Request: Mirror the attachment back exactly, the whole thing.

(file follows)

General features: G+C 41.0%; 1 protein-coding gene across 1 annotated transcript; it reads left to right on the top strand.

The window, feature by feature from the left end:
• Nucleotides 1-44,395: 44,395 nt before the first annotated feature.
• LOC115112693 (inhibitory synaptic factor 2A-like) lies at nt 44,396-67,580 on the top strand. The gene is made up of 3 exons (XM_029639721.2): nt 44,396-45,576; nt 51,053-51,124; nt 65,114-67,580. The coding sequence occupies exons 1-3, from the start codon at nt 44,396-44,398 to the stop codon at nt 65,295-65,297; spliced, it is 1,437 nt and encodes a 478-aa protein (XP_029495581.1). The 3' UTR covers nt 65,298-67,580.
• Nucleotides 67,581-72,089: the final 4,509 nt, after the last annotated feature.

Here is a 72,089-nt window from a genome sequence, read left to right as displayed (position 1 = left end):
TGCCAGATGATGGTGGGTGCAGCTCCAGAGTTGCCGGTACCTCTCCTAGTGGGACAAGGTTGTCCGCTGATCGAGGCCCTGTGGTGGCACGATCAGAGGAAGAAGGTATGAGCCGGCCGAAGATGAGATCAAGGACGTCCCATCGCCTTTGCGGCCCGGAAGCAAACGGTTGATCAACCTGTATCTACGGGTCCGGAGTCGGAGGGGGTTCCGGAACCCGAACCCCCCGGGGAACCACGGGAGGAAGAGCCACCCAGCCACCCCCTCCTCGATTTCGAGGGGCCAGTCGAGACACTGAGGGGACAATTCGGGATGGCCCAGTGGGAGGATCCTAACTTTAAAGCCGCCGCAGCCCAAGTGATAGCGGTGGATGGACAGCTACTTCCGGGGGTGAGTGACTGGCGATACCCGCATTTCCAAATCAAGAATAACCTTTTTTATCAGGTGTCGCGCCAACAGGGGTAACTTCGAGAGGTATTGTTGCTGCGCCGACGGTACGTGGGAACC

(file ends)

General features: G+C 41.0%; 1 protein-coding gene across 1 annotated transcript; it reads left to right on the top strand.

The window, feature by feature from the left end:
• Nucleotides 1-44,395: 44,395 nt before the first annotated feature.
• LOC115112693 (inhibitory synaptic factor 2A-like) lies at nt 44,396-67,580 on the top strand. The gene is made up of 3 exons (XM_029639721.2): nt 44,396-45,576; nt 51,053-51,124; nt 65,114-67,580. The coding sequence occupies exons 1-3, from the start codon at nt 44,396-44,398 to the stop codon at nt 65,295-65,297; spliced, it is 1,437 nt and encodes a 478-aa protein (XP_029495581.1). The 3' UTR covers nt 65,298-67,580.
• Nucleotides 67,581-72,089: the final 4,509 nt, after the last annotated feature.

Here is a 72,089-nt window from a genome sequence, read left to right as displayed (position 1 = left end):
TGCCAGATGATGGTGGGTGCAGCTCCAGAGTTGCCGGTACCTCTCCTAGTGGGACAAGGTTGTCCGCTGATCGAGGCCCTGTGGTGGCACGATCAGAGGAAGAAGGTATGAGCCGGCCGAAGATGAGATCAAGGACGTCCCATCGCCTTTGCGGCCCGGAAGCAAACGGTTGATCAACCTGTATCTACGGGTCCGGAGTCGGAGGGGGTTCCGGAACCCGAACCCCCCGGGGAACCACGGGAGGAAGAGCCACCCAGCCACCCCCTCCTCGATTTCGAGGGGCCAGTCGAGACACTGAGGGGACAATTCGGGATGGCCCAGTGGGAGGATCCTAACTTTAAAGCCGCCGCAGCCCAAGTGATAGCGGTGGATGGACAGCTACTTCCGGGGGTGAGTGACTGGCGATACCCGCATTTCCAAATCAAGAATAACCTTTTTTATCAGGTGTCGCGCCAACAGGGGTAACTTCGAGAGGTATTGTTGCTGCGCCGACGGTACGTGGGAACC